In 1963, Mr. Levine received an unusual invitation from George Szell, the Cleveland Orchestra's prickly but legendary conductor and music director, to become an apprentice conductor. Within two years he was quickly elevated at age 22 to be the orchestra's youngest assistant conductor ever. Older Cleveland concertgoers still remember "Jimmy" Levine as a superb musician sure to become one of the greats.
During his five-year stay in Cleveland, Mr. Levine began to hone his distinctive, minimalist conducting technique under the tutelage of Mr. Szell, who was notoriously undemonstrative on the podium unlike the more flamboyant Leonard Bernstein who got most of the media limelight in the 1960s. (Mr. Szell believed that showy, theatrical gesticulations by the conductor detracted from the music.)
In a November 2000 interview with the Guardian's Martin Kettle, Mr. Levine clearly endorsed his mentor's philosophy. "I have a big problem with conductors who gesture a lot," he said. "There is no relationship between the gestures and what an orchestra will do."
After successful guest appearances with several orchestras, including one in 1970 with the Philadelphia Orchestra during its summer Robin Hood Dell, Mr. Levine attracted the attention of the Met. He was invited to debut with the company as conductor for performances of Puccini's "Tosca" in 1971, in which he worked well with established singers Grace Bumbry and Franco Corelli.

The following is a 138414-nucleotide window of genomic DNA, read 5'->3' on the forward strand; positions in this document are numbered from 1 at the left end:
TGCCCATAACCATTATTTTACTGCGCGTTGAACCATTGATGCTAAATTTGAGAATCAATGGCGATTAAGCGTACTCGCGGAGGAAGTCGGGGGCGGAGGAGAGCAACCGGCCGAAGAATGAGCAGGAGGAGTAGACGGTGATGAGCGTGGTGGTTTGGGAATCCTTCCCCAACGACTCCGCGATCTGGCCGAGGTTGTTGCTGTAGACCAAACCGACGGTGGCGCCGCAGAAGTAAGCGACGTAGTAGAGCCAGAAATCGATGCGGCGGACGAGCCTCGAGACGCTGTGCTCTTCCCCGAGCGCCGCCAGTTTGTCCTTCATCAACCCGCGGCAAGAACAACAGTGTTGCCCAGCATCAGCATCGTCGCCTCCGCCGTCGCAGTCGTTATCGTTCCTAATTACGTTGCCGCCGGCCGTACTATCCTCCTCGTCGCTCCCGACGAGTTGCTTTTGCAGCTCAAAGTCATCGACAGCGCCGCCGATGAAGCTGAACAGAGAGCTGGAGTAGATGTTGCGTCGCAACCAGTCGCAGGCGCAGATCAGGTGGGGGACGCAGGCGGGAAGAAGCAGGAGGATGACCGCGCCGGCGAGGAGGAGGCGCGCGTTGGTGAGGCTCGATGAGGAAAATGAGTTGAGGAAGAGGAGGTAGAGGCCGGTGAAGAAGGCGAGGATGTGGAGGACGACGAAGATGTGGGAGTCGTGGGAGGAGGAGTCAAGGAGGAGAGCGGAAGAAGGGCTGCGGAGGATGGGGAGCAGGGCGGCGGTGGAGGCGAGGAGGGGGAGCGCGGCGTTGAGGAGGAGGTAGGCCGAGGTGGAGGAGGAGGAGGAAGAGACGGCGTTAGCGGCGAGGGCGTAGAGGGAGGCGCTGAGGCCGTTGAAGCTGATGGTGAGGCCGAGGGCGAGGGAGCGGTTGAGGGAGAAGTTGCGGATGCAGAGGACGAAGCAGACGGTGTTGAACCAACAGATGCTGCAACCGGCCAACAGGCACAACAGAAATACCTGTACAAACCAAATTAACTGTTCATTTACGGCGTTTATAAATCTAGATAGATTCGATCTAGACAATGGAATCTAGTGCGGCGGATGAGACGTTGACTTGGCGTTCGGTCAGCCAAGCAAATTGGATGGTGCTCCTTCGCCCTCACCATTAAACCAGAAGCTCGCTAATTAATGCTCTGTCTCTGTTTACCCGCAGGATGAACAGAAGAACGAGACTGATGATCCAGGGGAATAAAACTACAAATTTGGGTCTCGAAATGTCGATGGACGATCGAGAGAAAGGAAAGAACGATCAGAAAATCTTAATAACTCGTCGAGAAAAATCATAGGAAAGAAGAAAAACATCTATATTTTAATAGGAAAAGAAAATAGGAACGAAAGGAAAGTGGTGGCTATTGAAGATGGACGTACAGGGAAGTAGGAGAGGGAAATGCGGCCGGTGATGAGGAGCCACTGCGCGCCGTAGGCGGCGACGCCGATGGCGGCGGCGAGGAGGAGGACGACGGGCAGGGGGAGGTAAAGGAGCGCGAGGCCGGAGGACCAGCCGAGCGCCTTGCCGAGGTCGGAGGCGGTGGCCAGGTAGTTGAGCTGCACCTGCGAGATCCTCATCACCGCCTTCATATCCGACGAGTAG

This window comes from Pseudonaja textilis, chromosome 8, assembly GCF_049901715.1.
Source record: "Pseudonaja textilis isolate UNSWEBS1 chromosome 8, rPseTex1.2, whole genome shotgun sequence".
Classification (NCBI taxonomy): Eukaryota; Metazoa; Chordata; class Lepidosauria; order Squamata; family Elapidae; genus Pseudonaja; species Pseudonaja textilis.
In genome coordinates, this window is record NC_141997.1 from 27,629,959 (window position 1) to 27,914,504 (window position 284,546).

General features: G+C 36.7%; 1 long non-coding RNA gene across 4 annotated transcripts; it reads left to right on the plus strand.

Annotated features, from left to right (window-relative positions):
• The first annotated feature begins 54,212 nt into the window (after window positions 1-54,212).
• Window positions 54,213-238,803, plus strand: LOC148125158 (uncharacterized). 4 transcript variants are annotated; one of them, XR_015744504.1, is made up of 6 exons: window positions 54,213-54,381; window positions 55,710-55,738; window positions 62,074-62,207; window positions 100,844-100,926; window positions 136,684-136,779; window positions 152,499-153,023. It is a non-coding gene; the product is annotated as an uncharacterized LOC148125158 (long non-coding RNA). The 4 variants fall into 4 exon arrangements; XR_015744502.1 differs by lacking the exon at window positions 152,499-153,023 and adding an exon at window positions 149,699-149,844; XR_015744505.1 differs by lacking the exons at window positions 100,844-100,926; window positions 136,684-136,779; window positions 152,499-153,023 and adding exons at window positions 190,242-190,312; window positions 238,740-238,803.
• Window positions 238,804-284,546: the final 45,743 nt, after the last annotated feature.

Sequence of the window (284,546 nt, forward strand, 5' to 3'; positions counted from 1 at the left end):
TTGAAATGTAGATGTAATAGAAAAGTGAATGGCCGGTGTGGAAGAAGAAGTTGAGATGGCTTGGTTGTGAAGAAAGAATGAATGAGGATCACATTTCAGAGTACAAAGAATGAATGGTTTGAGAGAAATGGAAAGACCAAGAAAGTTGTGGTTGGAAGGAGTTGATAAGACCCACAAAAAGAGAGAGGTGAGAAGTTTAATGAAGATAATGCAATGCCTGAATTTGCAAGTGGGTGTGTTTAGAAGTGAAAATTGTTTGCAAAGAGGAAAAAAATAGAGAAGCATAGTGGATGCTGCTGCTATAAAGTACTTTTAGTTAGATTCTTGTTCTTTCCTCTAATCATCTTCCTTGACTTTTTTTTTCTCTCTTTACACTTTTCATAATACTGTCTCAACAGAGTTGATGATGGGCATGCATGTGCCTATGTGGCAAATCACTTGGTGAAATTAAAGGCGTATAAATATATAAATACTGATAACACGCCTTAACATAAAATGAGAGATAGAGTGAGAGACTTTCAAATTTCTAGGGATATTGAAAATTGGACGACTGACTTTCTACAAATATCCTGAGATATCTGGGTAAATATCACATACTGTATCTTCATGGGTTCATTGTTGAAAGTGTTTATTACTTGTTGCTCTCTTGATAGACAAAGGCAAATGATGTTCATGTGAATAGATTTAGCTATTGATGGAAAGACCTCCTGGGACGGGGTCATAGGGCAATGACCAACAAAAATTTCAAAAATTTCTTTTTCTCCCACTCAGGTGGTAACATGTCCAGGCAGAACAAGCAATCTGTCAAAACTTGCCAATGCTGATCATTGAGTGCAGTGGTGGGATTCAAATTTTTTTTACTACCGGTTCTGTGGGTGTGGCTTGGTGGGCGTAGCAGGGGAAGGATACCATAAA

Impressed by his easy, collegial way with musicians, cast and crew, as well as the high level of musicianship he had achieved by working with the Cleveland Orchestra and other ensembles, the Met made him principal conductor within two years of his debut there, promoted him to musical director in 1975 at age 32, and elevated him once again to his current post in 1986.
Like Mr. Domingo, a Kennedy Center Honoree two years ago, he has remained a popular fixture in his adopted city ever since. Today, Mr. Levine has become the best-known American conductor since Mr. Bernstein first electrified the musical world in the late 1940s and early 1950s.
In addition to his duties at the Met, Mr. Levine has frequently appeared around the globe with orchestras as diverse as the Chicago Symphony and the Berlin and Vienna philharmonic orchestras. He has regularly guest-conducted at the Salzburg and Bayreuth festivals and has accompanied the "Three Tenors" on their smash-hit world tours.
On a lighter note, he delightfully reprised the quirky role of the late Leopold Stokowski in Disney's recent update of its 1940 animated classic, "Fantasia 2000." Mr. Levine also finds the time to serve as the artistic director of Switzerland's new Verbier Festival Youth Orchestra and as the chief conductor of the Munich Philharmonic, although he is likely to step down from this latter post in 2004.
In a surprise announcement last year, the venerable Boston Symphony Orchestra announced that Mr. Levine would be taking over the reins from longtime conductor Seiji Ozawa commencing with the 2004-2005 season. Mr. Levine has already assumed the title of music director designate but appears in no hurry to put down the baton at the Met, either. It's already an urban legend in the New York-Boston axis that the arrival of Amtrak's new Acela Express helped Maestro Levine finalize his decision.
A genial conductor, a brilliant musician, and a friend and collaborator with the finest singers in the world, Mr. Levine shows absolutely no signs of slowing down. If anything, particularly with his upcoming duties in Boston, he is becoming even more active in the world of music, bravely taking on an orchestra whose quality has flagged over the past decade or so. He approaches his 60th year and his additional duties with the same optimism and youthful enthusiasm that initially catapulted him to fame and acclaim.